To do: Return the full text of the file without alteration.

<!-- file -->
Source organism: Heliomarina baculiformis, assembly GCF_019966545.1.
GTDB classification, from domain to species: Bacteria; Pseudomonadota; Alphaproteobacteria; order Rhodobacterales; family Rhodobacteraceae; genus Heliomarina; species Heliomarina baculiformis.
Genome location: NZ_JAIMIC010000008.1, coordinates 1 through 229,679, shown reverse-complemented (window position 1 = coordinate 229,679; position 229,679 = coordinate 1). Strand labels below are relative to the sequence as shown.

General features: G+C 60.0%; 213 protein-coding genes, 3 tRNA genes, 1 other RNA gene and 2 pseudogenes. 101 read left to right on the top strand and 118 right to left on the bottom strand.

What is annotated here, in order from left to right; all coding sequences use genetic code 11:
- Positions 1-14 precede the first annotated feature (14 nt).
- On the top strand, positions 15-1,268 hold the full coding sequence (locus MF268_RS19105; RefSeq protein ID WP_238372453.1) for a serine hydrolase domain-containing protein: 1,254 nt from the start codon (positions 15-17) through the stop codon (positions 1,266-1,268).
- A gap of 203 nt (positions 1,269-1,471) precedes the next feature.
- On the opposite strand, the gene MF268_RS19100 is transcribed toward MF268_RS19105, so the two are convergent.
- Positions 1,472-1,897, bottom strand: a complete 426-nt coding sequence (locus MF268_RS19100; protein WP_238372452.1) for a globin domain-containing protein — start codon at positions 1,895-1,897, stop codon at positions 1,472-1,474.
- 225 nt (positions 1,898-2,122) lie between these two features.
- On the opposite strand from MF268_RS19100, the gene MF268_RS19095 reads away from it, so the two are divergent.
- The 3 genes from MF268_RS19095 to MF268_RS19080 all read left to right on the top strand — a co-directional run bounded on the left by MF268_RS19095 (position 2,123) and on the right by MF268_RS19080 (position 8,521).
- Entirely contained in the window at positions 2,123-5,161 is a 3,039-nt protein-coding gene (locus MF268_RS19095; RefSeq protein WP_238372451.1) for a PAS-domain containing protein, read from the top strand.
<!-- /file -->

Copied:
Source organism: Heliomarina baculiformis, assembly GCF_019966545.1.
GTDB classification, from domain to species: Bacteria; Pseudomonadota; Alphaproteobacteria; order Rhodobacterales; family Rhodobacteraceae; genus Heliomarina; species Heliomarina baculiformis.
Genome location: NZ_JAIMIC010000008.1, coordinates 1 through 229,679, shown reverse-complemented (window position 1 = coordinate 229,679; position 229,679 = coordinate 1). Strand labels below are relative to the sequence as shown.

General features: G+C 60.0%; 213 protein-coding genes, 3 tRNA genes, 1 other RNA gene and 2 pseudogenes. 101 read left to right on the top strand and 118 right to left on the bottom strand.

What is annotated here, in order from left to right; all coding sequences use genetic code 11:
- Positions 1-14 precede the first annotated feature (14 nt).
- On the top strand, positions 15-1,268 hold the full coding sequence (locus MF268_RS19105; RefSeq protein ID WP_238372453.1) for a serine hydrolase domain-containing protein: 1,254 nt from the start codon (positions 15-17) through the stop codon (positions 1,266-1,268).
- A gap of 203 nt (positions 1,269-1,471) precedes the next feature.
- On the opposite strand, the gene MF268_RS19100 is transcribed toward MF268_RS19105, so the two are convergent.
- Positions 1,472-1,897, bottom strand: a complete 426-nt coding sequence (locus MF268_RS19100; protein WP_238372452.1) for a globin domain-containing protein — start codon at positions 1,895-1,897, stop codon at positions 1,472-1,474.
- 225 nt (positions 1,898-2,122) lie between these two features.
- On the opposite strand from MF268_RS19100, the gene MF268_RS19095 reads away from it, so the two are divergent.
- The 3 genes from MF268_RS19095 to MF268_RS19080 all read left to right on the top strand — a co-directional run bounded on the left by MF268_RS19095 (position 2,123) and on the right by MF268_RS19080 (position 8,521).
- Entirely contained in the window at positions 2,123-5,161 is a 3,039-nt protein-coding gene (locus MF268_RS19095; RefSeq protein WP_238372451.1) for a PAS-domain containing protein, read from the top strand.